Wildfires in Northern California Kill at Least 10 and Destroy 1500 Buildings

“This is really serious. It’s moving fast. The heat, the lack of humidity and the winds are all driving a very dangerous situation and making it worse,” the governor said at a morning news conference. “It’s not under control by any means. But we’re on it in the best way we know how.”


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The fires began at about 10 p.m. Sunday and were fanned by wind gusts moving faster than 50 miles an hour, Ms. Upton said. The cause remained under investigation on Monday afternoon.

The worst fires in Northern California tend to hit in October, when dry conditions prime them to spread fast and far as heavy winds, known as north winds or diablo winds, buffet the region.

Ms. Upton said that conditions were critically dry, given the lack of moisture in the air and the buildup of grass, brush and trees.

“Combined, that’s a recipe for disaster,” she said.

Smoke billowed into the Bay Area, but the Marin County Fire Department reported that there were no separate fires in the area.

Reports suggested that residents in the region were caught unaware, many of them fleeing the area in cars and on foot as firefighters rushed to contain the outbreak. A number of roadways, including highways, were blocked by fire.

Neighborhoods in Santa Rosa, the county seat of Sonoma, were evacuated, according to the city manager, who said the Kaiser Permanente and Sutter hospitals were being cleared out. Flying cinders carried the fire across roads and ignited small patches of fire through neighborhoods: A pile of wood chips in the Home Depot parking lot caught fire.

Traffic lights at multiple intersections in Santa Rosa were not functioning. Columns of black smoke could be seen in the evergreen forests on the northern outskirts of the city.

The fires raged through the hills that are home to some of the country’s most prized vineyards. The main north-south highway that connects San Francisco to the northernmost parts of California was closed Monday as fire engulfed both sides of the freeway. Santa Rosa is a hub for tours into wine country. At least two large hotels that cater to the wine tourism trade were destroyed by the fires.

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North of Santa Rosa’s downtown, residents of the Overlook, a hilltop apartment complex, used fire extinguishers to put out flames engulfing cypress trees planted along a building. Minutes later, the flames returned. At least three engines and ladder trucks arrived but could not stop flames on one of the buildings from spreading to the roof.

“It looks like they’re giving up on that one,” said Derek Smith, a Santa Rosa resident watching the blaze whose house was several blocks away.

Photo

Fire consuming a home in Glen Ellen, Calif., on Monday.

Credit
Justin Sullivan/Getty Images

Lisa Kaldunski, an operator at Sutter Santa Rosa Regional Hospital, said around 6:30 a.m. local time that the facility was being evacuated and that patients were being taken to other hospitals.

Marc Brown, a spokesman for Kaiser Permanente, said about 130 patients had been evacuated from the Santa Rosa medical center because of the fires.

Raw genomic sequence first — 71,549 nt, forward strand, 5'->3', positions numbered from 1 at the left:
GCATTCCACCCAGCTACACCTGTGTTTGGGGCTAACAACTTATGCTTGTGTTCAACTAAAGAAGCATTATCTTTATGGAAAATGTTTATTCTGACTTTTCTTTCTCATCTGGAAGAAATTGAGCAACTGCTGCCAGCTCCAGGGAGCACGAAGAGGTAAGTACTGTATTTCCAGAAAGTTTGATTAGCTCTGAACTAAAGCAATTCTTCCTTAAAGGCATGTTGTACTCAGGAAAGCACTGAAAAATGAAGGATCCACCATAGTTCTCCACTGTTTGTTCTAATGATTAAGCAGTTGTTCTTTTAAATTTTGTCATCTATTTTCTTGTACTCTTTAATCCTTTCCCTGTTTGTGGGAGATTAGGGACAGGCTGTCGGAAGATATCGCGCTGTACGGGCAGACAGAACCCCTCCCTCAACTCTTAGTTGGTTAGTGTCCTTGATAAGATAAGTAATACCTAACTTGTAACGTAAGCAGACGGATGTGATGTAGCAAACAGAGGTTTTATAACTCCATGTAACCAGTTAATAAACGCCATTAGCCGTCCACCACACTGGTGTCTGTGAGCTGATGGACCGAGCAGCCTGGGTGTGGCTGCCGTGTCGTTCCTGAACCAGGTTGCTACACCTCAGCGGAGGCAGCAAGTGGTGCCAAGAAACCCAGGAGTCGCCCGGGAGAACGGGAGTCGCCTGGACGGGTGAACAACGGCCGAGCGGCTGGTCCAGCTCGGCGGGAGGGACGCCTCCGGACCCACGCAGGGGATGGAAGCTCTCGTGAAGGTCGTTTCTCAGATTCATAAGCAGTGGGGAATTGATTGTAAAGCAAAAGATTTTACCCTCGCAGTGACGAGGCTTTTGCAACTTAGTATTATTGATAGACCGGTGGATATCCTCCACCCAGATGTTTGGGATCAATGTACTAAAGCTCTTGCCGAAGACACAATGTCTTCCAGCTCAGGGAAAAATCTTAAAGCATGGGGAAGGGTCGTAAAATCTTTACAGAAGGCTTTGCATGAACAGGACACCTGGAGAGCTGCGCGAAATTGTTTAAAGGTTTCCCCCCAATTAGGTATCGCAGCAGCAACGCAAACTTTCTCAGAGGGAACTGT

The Lake and Mendocino County sheriffs’ offices ordered evacuations. The Butte County sheriff announced that there were two fires in the area and listed neighborhoods where evacuation was mandatory.

Belia Ramos, the chairwoman of the Napa County board of supervisors, said the county was dealing with three main fires. One has threatened more than 10,000 acres in northern Napa County, another has endangered 8,000 to 12,000 acres, and a third has affected about 2,000 acres, she said.

California was hit by fires throughout the summer. Late last month, several blazes led to the evacuation of about 1,000 people in Southern California.

“I’ve been with the department for 31 years and some years are notorious,” Ms. Upton said. “I’m afraid that 2017 is going to be added to that list now.”

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Even into the early afternoon — many hours after the homes were destroyed in the Journey’s End retirement community in Santa Rosa — flames shot from a large propane tank with a roar that resembled an aircraft engine.

Richard Snyder and Robert Sparks, both residents of the retirement community, said their neighboring trailers were incinerated. They lost televisions, books, laptops — and copies of the insurance policies that they had taken out.

“This is all I have,” Mr. Snyder said, pointing to his jeans and turquoise T-shirt. “And one pair of glasses.”

The fire was so intense it burned through the metal and glass trailers and safes that were advertised as fireproof.

“It was locked,” Dana Walter, Mr. Sparks’s daughter, said of the safe. “Passports, ID cards, everything gone.”

Ofelia Razo, one of about a dozen residents whose houses were spared, fled her house with her purse in a pre-dawn evacuation with dozens of other residents. Her husband, Milton, took only his guitar. The flames were visible in the hills across the street from the retirement community.

When they returned around 10 hours later, Ms. Razo saw the smoking rubble in the distance and broke down.

“I started crying,” she said.

As she came closer she saw that the fire had stopped at her wooden lattice fence. Her powder blue trailer had been bizarrely untouched. Even the plastic flowers in a ceramic pumpkin vase on the porch were intact. Her red rose bushes were only lightly singed.

“It’s a miracle!” she said. “Gracias, Señor!”


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